Ed Kilgore is a contributing writer to the Washington Monthly. He is managing editor for The Democratic Strategist and a senior fellow at the Progressive Policy Institute. Find him on Twitter: @ed_kilgore.

Comments

  • beejeez on November 12, 2012 4:59 PM:

    Hell, I'd take it if the House vote is considered a "split mandate." Republicans treat it as if it's a mandate for their platform.

  • c u n d gulag on November 12, 2012 5:04 PM:

    Well, they have to cling to something.

    The changing demographics are an anchor, so they have to try to walk that walk, and strut that strut, while they still can.

    Macbeth:
    To-morrow, and to-morrow, and to-morrow,
    Creeps in this petty pace from day to day,
    To the last syllable of recorded time;
    And all our yesterdays have lighted fools
    The way to dusty death. Out, out, brief candle!
    Life's but a walking shadow, a poor player,
    That struts and frets his hour upon the stage,
    And then is heard no more. It is a tale
    Told by an idiot, full of sound and fury,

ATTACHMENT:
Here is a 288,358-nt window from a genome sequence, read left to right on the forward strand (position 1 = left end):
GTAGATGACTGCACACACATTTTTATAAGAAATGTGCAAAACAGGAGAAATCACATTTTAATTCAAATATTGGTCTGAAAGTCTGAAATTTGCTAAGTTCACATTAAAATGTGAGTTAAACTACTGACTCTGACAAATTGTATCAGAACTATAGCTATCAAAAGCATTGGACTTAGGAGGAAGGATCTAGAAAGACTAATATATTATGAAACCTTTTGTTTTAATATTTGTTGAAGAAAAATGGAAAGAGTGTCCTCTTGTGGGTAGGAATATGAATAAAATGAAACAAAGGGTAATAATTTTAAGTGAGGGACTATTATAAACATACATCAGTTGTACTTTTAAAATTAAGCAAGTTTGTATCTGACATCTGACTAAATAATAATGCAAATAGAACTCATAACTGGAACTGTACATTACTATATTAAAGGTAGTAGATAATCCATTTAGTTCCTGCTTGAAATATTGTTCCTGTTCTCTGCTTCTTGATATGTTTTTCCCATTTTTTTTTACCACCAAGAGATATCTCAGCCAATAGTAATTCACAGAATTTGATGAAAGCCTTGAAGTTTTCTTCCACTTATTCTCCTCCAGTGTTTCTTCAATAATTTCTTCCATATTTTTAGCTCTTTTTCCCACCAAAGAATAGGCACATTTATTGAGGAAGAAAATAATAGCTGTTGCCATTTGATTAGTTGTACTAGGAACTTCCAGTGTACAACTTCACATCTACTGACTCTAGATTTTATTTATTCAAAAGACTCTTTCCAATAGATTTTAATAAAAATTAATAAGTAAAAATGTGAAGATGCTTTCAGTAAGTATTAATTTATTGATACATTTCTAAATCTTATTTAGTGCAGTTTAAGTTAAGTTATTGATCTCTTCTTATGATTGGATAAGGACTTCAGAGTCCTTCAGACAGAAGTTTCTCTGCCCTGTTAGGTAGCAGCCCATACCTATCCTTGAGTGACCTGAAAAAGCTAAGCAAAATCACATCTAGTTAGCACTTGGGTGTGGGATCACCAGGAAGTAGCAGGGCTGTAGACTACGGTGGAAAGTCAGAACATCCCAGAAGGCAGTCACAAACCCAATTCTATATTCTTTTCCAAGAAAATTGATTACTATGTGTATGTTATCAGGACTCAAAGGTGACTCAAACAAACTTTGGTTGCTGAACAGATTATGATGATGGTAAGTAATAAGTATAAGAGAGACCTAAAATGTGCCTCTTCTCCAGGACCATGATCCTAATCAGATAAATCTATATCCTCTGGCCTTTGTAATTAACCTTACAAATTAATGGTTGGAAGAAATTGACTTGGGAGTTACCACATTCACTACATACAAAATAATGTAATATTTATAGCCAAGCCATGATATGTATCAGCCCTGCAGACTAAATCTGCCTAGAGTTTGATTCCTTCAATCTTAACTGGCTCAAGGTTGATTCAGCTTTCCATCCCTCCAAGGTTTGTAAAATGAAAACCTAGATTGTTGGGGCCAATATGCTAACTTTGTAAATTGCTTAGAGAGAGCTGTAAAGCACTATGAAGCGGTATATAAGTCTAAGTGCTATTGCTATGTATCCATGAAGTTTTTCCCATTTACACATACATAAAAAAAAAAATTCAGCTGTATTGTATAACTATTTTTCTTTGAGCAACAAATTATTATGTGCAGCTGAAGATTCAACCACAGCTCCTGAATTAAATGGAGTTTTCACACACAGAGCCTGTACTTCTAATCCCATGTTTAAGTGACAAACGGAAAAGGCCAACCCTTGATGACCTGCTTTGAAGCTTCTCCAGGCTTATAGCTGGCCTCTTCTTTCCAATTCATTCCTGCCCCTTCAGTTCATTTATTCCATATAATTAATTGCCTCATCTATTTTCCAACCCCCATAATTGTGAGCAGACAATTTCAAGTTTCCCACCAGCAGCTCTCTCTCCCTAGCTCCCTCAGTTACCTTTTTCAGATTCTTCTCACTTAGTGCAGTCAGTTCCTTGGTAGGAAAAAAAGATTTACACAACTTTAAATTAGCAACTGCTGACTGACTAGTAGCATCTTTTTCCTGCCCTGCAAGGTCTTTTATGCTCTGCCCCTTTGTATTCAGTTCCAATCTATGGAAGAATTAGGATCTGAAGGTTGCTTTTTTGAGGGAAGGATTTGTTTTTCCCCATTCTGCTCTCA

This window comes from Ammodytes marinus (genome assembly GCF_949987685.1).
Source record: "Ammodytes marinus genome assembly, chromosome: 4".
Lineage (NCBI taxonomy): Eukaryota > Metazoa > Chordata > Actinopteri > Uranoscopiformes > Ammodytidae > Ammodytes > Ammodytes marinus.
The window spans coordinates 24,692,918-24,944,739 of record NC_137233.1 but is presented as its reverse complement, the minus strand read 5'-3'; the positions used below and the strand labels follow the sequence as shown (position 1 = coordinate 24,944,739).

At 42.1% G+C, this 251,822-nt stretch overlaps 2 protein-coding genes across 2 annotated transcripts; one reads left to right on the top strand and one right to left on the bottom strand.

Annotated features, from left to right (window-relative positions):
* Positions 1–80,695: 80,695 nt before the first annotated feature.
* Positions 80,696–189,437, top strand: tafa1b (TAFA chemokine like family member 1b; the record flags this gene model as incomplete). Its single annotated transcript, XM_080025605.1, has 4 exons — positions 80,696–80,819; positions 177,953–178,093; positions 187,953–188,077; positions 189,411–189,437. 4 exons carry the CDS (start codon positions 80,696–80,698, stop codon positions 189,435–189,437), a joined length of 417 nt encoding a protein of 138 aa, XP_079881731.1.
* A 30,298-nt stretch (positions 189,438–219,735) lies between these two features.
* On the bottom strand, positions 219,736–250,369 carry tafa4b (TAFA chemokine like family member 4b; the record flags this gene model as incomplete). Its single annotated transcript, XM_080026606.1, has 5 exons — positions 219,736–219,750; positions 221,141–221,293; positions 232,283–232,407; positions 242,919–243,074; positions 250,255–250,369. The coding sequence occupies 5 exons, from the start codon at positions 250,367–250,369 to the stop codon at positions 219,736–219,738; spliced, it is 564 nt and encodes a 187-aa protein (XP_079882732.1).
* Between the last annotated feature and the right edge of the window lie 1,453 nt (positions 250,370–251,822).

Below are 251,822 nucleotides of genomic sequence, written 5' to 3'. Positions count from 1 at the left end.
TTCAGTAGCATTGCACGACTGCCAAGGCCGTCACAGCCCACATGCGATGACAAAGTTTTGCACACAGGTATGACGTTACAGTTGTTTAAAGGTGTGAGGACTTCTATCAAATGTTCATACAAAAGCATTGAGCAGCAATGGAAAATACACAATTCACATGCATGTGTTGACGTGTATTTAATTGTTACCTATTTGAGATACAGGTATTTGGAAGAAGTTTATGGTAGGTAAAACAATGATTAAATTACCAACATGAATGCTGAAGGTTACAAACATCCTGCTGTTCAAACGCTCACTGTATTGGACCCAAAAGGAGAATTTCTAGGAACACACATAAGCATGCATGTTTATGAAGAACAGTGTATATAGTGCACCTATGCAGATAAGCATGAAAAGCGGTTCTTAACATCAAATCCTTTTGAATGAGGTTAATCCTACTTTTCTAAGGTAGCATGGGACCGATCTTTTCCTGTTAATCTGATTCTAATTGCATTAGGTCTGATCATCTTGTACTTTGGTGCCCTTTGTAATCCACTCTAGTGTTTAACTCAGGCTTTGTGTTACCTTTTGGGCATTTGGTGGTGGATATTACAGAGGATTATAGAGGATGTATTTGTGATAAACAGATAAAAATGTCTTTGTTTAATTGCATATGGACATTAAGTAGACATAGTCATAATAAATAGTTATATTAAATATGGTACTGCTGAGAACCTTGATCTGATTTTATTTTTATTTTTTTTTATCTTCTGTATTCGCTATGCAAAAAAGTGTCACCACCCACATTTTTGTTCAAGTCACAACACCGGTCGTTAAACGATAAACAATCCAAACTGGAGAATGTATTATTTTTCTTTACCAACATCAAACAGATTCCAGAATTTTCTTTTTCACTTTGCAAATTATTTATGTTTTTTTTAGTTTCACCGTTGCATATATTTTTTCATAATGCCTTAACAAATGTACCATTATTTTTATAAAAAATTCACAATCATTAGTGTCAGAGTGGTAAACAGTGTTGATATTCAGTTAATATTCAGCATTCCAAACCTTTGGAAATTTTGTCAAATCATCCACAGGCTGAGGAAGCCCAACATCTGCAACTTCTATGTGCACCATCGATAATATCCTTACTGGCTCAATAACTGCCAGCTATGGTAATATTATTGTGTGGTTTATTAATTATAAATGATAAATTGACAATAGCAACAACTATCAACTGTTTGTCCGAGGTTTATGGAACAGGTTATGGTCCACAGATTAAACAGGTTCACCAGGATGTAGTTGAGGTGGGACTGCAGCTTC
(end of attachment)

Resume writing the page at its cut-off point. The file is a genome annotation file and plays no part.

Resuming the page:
Signifying nothing.

    The dying Conservative movement, they strutted, and now they fret, because their hour upon the stage is almost over.
    And every one of their politicians, pundits, and spokespeople, is an idiot, full of sound and fury, and signify, increasingly, nothing.

    And that describes Mitt, and Boehner, and McConnell, better than anything I could ever think up.

  • golack on November 12, 2012 5:05 PM:

    Don't worry, I'm sure the gerrymandering and voter suppression done in the NOrthern States will be used to undermine section 5 of the civil rights act.

  • Don K on November 12, 2012 5:20 PM:

    As an example of gerrymandering in action, in MI the vote split was 50.9 D/45.6 R, but the seat split was 5D/9R. By my analysis based on historic voting patterns, the Dems would have to get 54-55% of the statewide vote to have a shot at a 7/7 split. I'm sure the results would be similar in OH, PA, FL, and TX. Okay, among the large states the Dems had IL as a partial offset. CA was a non-partisan commission, and NY had split control of the legislature.

    Hell of a way to run a democracy.

  • Matt on November 12, 2012 5:25 PM:

    What the hell is a "split mandate?" Did the Tigers and the Giants split the World Series? I mean, San Francisco won it in four games, but they each won their respective league's pennant, so... call it a tie?